How Does NASA Name Things On Mars?

NASA follows a specific set of guidelines and conventions when it comes to naming features on Mars. Here’s an overview of how NASA names things on Mars:

Landing Sites: When a spacecraft lands on Mars, the landing site is typically named after the spacecraft itself. For example, the Viking 1 and Viking 2 landing sites are named Viking 1 Lander and Viking 2 Lander, respectively.

Geographic Features: Craters, valleys, mountains, and other prominent geographic features on Mars are named after small towns and villages on Earth with a population of fewer than 100,000 people. This naming convention helps to maintain consistency and provides a wide range of names to choose from. The selected names are often related to the town's name or geography. For instance, the Gale Crater, where the Curiosity rover landed, is named after Gale, a town in Australia.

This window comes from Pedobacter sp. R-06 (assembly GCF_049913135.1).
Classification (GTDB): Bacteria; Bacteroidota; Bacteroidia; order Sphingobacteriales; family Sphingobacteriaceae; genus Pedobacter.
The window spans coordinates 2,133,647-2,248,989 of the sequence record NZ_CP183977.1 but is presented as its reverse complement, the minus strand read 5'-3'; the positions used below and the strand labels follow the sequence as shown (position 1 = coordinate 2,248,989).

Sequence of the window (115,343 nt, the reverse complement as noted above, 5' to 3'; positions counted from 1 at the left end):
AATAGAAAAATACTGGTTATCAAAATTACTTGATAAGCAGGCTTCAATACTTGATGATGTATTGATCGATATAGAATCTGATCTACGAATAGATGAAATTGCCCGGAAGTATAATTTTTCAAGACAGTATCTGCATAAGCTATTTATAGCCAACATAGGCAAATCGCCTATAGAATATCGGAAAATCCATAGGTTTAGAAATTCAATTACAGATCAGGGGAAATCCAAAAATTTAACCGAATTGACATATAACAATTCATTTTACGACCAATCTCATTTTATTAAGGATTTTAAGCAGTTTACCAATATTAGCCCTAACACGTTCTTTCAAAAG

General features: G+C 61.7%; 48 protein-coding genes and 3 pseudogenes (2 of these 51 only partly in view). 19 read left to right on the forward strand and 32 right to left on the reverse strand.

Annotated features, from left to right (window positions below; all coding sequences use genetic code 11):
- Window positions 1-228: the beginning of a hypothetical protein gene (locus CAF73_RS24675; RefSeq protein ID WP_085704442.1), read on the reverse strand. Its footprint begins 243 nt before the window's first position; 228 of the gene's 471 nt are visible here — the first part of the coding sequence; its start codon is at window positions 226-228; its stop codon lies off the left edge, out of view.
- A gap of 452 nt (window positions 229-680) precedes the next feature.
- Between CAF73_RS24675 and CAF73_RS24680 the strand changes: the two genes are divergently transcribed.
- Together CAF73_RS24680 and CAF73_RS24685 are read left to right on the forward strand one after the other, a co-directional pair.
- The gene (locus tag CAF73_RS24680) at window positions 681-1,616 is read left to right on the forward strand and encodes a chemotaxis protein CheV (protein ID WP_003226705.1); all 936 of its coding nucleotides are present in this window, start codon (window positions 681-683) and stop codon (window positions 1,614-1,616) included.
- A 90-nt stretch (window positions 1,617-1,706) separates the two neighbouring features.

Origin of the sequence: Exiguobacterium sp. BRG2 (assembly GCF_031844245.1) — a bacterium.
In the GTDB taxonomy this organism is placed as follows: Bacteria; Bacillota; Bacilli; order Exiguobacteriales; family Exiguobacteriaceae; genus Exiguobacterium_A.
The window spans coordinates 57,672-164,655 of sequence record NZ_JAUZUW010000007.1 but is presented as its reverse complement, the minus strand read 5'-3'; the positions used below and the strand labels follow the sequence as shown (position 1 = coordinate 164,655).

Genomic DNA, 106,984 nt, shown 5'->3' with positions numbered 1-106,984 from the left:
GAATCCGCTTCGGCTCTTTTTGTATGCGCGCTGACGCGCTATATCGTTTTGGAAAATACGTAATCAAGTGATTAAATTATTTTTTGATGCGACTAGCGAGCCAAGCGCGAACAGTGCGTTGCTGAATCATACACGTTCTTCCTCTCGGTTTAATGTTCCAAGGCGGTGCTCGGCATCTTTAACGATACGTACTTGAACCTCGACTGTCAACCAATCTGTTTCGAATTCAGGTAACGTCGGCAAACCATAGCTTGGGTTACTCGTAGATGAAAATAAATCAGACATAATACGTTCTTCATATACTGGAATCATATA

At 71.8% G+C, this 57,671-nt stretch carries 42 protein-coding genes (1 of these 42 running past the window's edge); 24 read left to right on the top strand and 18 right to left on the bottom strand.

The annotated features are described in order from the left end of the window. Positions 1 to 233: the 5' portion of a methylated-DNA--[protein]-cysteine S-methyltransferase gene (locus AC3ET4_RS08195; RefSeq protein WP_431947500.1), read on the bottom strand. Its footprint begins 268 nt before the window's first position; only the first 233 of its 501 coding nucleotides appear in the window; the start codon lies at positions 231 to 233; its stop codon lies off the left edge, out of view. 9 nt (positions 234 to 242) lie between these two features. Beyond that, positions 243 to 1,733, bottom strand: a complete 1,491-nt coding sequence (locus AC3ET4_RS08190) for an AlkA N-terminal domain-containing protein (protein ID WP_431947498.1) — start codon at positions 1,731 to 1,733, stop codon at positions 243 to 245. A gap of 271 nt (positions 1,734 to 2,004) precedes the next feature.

Rovers and Landers: NASA's rovers and landers are typically named through public competitions or selections. For example, the Mars rovers Spirit and Opportunity were named through a student essay competition. The latest rover, Perseverance, was named by a seventh-grade student named Alexander Mather in a NASA naming contest.

Missions: NASA names its Mars missions based on their objectives or characteristics. For example, the Mars Science Laboratory mission, which carried the Curiosity rover, emphasizes the scientific focus of the mission.

It’s worth noting that the International Astronomical Union (IAU) is responsible for officially approving and recognizing names of planetary features. NASA, as a member of the IAU, works closely with them to ensure that the naming process aligns with the established guidelines.